Can you imagine losing your job because your Kotex failed during an extremely heavy period?
Me neither, but sadly this was a reality for a Georgia woman who said she was fired because she had two period leaks at work. According to USA TODAY, Alicia Coleman was employed as a 911 call taker at the Bobby Dodd Institute in Fort Benning, Georgia for almost a decade before she was terminated in 2016 for “experiencing two incidents of sudden onset, heavy menstrual flow, a symptom of pre-menopause.”
In 2015, she was sent home to change her clothes after she soiled her chair, and in 2016, she leaked on the carpet on her way to the bathroom. After the second incident, Coleman was let go because she didn’t “practice high standards of personal hygiene and maintain a clean, neat appearance while on duty.”
However, the mother of three isn’t letting her former employer get away with what many would call “sexism.“
Along with the American Civil Liberties Union (ACLU) of Georgia, she is suing the Bobby Dodd Institute, claiming that her firing was a violation of Title VII of the Civil Rights Act, which prohibits discrimination in the workplace based on the employee’s sex, and includes “pregnancy, childbirth and related conditions.”
“I loved my job at the 911 call center because I got to help people,” Coleman said in a statement shared by the ACLU.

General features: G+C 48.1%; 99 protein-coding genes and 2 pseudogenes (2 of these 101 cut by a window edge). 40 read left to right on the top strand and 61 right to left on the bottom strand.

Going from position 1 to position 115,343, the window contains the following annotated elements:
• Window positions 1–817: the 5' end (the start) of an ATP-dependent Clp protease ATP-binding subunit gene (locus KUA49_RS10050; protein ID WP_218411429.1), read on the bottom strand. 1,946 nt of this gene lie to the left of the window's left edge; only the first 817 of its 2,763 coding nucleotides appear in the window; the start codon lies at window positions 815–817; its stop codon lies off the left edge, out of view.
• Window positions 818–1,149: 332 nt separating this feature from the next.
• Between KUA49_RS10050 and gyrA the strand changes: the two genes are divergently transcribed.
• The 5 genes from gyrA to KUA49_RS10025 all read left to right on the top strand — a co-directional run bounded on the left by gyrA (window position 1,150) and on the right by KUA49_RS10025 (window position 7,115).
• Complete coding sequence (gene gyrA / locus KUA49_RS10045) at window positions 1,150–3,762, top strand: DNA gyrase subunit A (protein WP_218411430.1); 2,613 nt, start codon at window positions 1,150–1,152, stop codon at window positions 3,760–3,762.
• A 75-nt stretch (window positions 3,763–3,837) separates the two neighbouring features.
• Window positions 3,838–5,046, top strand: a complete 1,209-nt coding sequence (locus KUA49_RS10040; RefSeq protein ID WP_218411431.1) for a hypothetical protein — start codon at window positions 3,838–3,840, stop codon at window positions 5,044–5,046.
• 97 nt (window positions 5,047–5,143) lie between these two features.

She added: “Every woman dreads getting period symptoms when they’re not expecting them, but I never thought I could be fired for it. Getting fired for an accidental period leak was humiliating. I don’t want any woman to have to go through what I did, so I’m fighting back.”
Coleman’s original lawsuit against the company was thrown out of court earlier this year when a judge ruled that being “pre-menopausal” wasn’t protected under the law. But the ACLU strongly disagrees with that judge’s stance and has filed an appeal in the Eleventh Circuit Court of Appeals.
“A heavy period is something nearly all women will experience, especially as they approach menopause, and Alisha was shamed, demeaned and fired for it,”stressed Andrea Young, ACLU of Georgia’s executive director.
“That’s wrong and illegal under federal law. We’re fighting back.”
Bobby Dodd only had the following to say about the issue:
“Our mission is to help those with disabilities and disadvantages find work and keep work. While we cannot share specific details about this case because it’s become a legal matter, please know there is more to this story than is being portrayed by those who are suing us. We can say we followed proper protocol and went the extra mile to avoid dismissal in this case, as we would for any of our employees.”
Having hygiene standards is one thing, but snatching a woman’s livelihood over something like this just doesn’t seem right.
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